As a professor at Michigan State University, I teach general ecology to a class of 200 students. During the summer, I conduct research on plants and animals in nature. I study how to conserve habitat for the benefit of nature and of people. My large experiments test the effects of landscape corridors as superhighways for plants and animals; the benefits of natural disturbance for endangered butterflies; and the value of prairie strips planted maintained through crop fields.
A drone pilot is responsible for adding scientific data and observations to many spatial projects. We work with climate change, agricultural engineering, plant and soil science, photography, videography, satellite imagery, and multispectral imagery to answer specific questions about our landscape.
Field Station Director (Update with Jeff? Or Fred?)
Field Station DirectorFred JanzenThe job of KBS Director is ‘the best job in the world’. Why? Because you get to help develop, promote (and even do) exciting research, and share this through education and outreach programs. The best part it that you get to work with really smart, productive and committed people who share a passion for ecology and evolutionary biology and want to use this science to work on solutions to important environmental and conservation challenges. You do have to go to meetings and write reports, but these help make people aware of KBS and all that is done here.
I am a natural resource social scientist who works at the intersection of agriculture and the environment. My research explores farmer decision making and how it affects environmental quality, so most of my work involves listening to farmers and agricultural advisors through surveys and interviews.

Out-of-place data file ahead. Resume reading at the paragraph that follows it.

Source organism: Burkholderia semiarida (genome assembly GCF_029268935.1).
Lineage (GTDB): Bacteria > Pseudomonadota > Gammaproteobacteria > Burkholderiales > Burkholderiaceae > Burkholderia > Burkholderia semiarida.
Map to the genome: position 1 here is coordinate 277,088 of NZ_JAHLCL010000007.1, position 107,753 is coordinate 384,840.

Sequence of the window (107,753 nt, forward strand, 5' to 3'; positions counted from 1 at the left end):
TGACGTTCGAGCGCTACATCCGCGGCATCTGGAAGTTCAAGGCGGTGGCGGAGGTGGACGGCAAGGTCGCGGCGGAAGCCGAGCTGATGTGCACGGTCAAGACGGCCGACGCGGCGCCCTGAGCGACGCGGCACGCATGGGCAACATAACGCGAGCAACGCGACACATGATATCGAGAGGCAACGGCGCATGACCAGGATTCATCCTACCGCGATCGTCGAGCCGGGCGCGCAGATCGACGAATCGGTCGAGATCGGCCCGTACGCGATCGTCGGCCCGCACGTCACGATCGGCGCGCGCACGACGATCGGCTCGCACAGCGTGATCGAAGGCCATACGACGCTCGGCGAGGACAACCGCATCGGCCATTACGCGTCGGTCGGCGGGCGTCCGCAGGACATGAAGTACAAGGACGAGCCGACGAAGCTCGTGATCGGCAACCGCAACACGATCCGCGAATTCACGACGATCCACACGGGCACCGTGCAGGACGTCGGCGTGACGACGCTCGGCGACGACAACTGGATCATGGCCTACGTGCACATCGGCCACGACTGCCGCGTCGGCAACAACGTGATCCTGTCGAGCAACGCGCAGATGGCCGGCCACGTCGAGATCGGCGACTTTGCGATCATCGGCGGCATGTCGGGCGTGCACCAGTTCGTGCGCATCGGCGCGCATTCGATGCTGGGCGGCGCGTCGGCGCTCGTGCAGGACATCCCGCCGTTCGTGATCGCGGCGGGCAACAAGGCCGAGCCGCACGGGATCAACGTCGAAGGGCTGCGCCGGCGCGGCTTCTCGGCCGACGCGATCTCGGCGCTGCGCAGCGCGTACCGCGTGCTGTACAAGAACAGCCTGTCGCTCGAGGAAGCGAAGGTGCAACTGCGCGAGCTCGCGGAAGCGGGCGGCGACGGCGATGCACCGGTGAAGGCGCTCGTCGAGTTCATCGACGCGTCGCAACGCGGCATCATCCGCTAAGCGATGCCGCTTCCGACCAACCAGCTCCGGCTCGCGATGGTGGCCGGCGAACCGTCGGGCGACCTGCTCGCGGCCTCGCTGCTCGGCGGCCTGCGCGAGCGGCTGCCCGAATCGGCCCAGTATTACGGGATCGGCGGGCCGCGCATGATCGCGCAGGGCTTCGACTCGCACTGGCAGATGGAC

As the Animal Caretaker at the W.K. Kellogg Bird Sanctuary, I lead the husbandry (raking, shoveling, scrubbing, feeding, training) of our birds of prey waterfowl, and gamebird residents and exhibits. I also greet guests, work in the gift shop, manage social media, and go to local news stations for interviews. We are outside every day of the year, whether it's a holiday, 100 degrees or 0 degrees, because animals need care every day!
I love being in or near water and studying the incredible biodiversity that lives below the surface. I was first inspired to study fish and aquatic life after snorkeling on a beautiful coral reef in the Caribbean in 5th grade. I got my SCUBA license as soon as I was old enough and one of my first research projects was helping to understand and monitor coral disease in the Philippines. Field work for this project involved SCUBA diving every day for a month. Since then, most of my research has focused on fish in freshwater streams. I focus on understanding their population ecology and genetic make-up in order to ensure that populations stay healthy in the face of environmental change. I study species of tropical stream fish like Trinidadian guppies as well as temperate species like North American daters. I also enjoy catching bigger fish with my fly rod!
Bird Sanctuary Manager
As Sanctuary Manager at the W.K. Kellogg Bird Sanctuary, I get to do a lot of different things and I really enjoy the variety. I spend a good portion of my day in front of a computer or in meetings planning interpretive programs for visitors, facility management, and communications on behalf of the Sanctuary. I also get to be outside leading field trip programs, birding walks, and sometimes I even get to take care of the birds that live at the Sanctuary. My favorite part of the job is talking with our visitors and hearing about what made their experience so special!
Operations and Safety CoordinatorAndy FogielI am able to work with lots of people everyday. On this job I get to be creative to solve problems because things break and people need help with materials for experiments all the time. I also get to spend time connecting with people at MSU's main campus in terms of safety protocols, recycling and more.
Elizeth Cinto MejiaI'm a doctoral student studying the impacts of climate change on our planet. I really love birds and one of my research projects was studying the impacts of noise on birds. I'm a very curious person and have explored a lot of different types of biology and ecology in my career. Spanish is my first language and I love to share my science with students who speak Spanish too.